Kennard, who has headed the FCC since late 1997, has served as a lightning rod for criticism from Congress and big business, as he has presided over radical changes in the telecom and Net industries. He leaves behind a record of creative compromise, allowing much of the consolidation in the sector to take place, but with conditions that sharply limit the merged companies' actions.
It's this middle-of-the-road stance that often angered Kennard's critics. An affable, universally gracious leader by most accounts, he nevertheless drew ire from both sides of the political spectrum throughout his term.
"He tried to initiate policy instead of implementing policy from Congress," said Ken Johnson, spokesman for Republican Rep. Billy Tauzin, who chairs the House Commerce Committee, and who has been one of Kennard's most vocal critics. "He lost sight of his mission."
Competition above all
Kennard himself, in his resignation letter to President Bill Clinton last week, cited two themes for which he wished to be remembered.
"The first challenge is to fight for a competitive marketplace in which monopoly is ended, innovation and entrepreneurship are cherished, and consumers have competitive choice," he wrote. "The second is to make sure that the benefits of the Information Age reach all Americans."
It was in his vision of competition, and in how to implement the landmark 1996 telecommunications deregulation law, for which Kennard drew the most criticism.
From the first moments of controversy over high-speed Net policy, Kennard spoke of maintaining a "hands off" policy toward the Net. The burgeoning sector was too young for regulation one way or the other, he said, echoing the longtime rhetoric of Silicon Valley entrepreneurs.
But in the context of the battle over access to the cable TV lines that companies like Excite@Home and Road Runner used to provide high-speed Net access, this decision proved controversial--and ultimately impossible to maintain. Consumer groups and rivals to the cable companies lobbied hard for action breaking open the cable lines, while shifting alliances and business plans in the cable world broke down the opposition.
Ultimately, so-called open access--giving rival ISPs access to the cable lines--was required of Time Warner as a condition of its merger with America Online. AT&T agreed to open its wires to rivals on its own, though the details were vague. In late September of last year, the FCC finally agreed to open hearings on the issue.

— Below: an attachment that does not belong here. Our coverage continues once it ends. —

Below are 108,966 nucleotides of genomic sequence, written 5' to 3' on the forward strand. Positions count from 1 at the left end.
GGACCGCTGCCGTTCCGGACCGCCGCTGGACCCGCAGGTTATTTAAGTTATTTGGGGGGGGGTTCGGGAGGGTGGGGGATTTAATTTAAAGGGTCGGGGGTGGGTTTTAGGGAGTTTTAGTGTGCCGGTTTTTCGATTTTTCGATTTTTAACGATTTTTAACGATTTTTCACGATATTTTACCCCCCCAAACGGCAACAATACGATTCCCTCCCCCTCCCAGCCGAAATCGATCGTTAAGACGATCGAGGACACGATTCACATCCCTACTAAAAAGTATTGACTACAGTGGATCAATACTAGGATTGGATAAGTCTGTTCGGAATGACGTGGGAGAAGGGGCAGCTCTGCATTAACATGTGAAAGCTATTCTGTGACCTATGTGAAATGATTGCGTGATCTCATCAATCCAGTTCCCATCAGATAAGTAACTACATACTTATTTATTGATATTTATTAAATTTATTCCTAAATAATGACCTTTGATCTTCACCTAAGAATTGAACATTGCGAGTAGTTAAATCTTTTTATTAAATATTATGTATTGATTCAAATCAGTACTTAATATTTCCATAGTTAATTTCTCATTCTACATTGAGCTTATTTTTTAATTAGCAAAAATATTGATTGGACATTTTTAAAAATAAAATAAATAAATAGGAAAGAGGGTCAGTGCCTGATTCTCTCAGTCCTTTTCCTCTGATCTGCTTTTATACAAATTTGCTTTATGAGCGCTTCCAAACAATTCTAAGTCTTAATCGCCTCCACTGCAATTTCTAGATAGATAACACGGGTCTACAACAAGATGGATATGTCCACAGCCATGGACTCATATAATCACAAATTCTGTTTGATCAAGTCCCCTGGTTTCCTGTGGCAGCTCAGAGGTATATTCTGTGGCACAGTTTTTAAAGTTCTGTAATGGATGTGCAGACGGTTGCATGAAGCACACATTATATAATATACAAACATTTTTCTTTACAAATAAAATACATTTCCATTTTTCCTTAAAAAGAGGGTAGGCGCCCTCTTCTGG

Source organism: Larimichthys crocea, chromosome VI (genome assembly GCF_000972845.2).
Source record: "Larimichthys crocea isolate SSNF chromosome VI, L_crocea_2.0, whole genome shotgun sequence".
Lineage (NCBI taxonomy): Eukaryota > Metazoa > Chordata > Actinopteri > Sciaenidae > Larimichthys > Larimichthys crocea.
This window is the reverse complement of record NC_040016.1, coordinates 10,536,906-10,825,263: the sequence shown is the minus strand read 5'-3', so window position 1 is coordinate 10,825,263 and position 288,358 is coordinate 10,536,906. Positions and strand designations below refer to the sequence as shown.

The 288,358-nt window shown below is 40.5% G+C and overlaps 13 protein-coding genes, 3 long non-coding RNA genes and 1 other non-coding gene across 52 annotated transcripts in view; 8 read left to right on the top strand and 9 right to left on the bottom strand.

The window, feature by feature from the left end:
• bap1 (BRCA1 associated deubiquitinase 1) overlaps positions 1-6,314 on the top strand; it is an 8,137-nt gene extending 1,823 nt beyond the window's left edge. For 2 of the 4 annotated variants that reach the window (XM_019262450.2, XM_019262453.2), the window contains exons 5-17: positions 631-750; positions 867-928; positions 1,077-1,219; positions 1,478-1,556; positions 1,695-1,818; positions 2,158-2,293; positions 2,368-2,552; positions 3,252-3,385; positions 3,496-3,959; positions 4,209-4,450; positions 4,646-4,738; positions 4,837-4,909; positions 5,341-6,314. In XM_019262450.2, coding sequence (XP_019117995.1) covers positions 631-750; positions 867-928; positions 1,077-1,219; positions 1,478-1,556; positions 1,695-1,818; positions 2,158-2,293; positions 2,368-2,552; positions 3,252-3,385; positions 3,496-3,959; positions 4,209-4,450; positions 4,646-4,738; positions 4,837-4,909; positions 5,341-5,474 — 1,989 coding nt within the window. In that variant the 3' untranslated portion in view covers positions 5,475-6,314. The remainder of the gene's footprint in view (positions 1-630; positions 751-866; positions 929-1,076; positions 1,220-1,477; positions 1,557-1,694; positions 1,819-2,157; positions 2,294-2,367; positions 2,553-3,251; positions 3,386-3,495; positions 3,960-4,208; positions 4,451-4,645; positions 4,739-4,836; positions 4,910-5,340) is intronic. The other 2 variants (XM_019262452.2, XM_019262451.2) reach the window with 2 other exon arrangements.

Throughout the debate, Kennard was criticized by the local phone companies, which noted that they were required to open their high-speed Net services to rivals and complained about separate-and-unequal regulatory systems.
"I think he could have been known as the Internet chairman, but he took a passive approach," said David Bolger, communications vice president of the United States Telecom Association, a trade group representing local phone companies. "Instead, he left us in a limbo situation."
That said, statistics tell their own story of Kennard's administration. When he entered office, 18 percent of households had Net access. By his tenure's close, 56 percent were tapping into the Net. Few people subscribed to the high-speed Net in 1997; 4.3 million people had fast Net connections by the end of 2000.
The chairman also drew criticism for the way he interpreted the 1996 Telecommunications Act, which was intended to break up local phone companies' monopolies and then let these companies into the long-distance market.
Although a considerable number of companies did begin offering local phone service, the local phone companies were never able to prove to Kennard's satisfaction that they had opened their monopolies enough to break free of much of the regulation still facing them. Only two companies, in two states, won the right to enter the long-distance market, a fact that has left executives bitter.
Kennard also struck hard bargains with the phone companies as they sought mergers of unprecedented size and scope. Although he never blocked any of the largest deals--the failed Sprint-MCI WorldCom marriage died before the FCC finished its review--he did help impose strict and often controversial conditions on mergers that were geared toward boosting competition as much as possible.
Access for all?
A large part of Kennard's time and rhetoric was dedicated to the proposition that Net and telephone access need to be as universal as possible, reaching minorities and low-income areas.
Few faulted him for this vision, and he won accolades across the industry for his work with minority groups and on Indian reservations.
But his implementation of the so-called E-rate--a congressional program designed to bring Net access to schools and libraries--did win considerable criticism. This was a policy passed before he came to office, adding a small surcharge on consumer phone bills to pay for the connections.
The Republican Congress dubbed it the "Gore Tax," alluding to Vice President Al Gore's strong support, and castigated Kennard for the way his agency structured the program and pushed through implementation.
By 1999, the last year for which figures are available, the FCC said 63 percent of K-12 classrooms were on the Net. That program along with others is likely to be cut or changed dramatically under the new Bush administration, however.
Whatever the criticisms from partisan corners and interest groups, Kennard does leave behind a record of presiding over one of the biggest booms in telecommunications history.
"I think he deserves substantial credit for the huge boom in the information sector," said Reed Hundt, Kennard's predecessor as chairman. "Everything went up that was supposed to go up, and everything went down that was supposed to go down."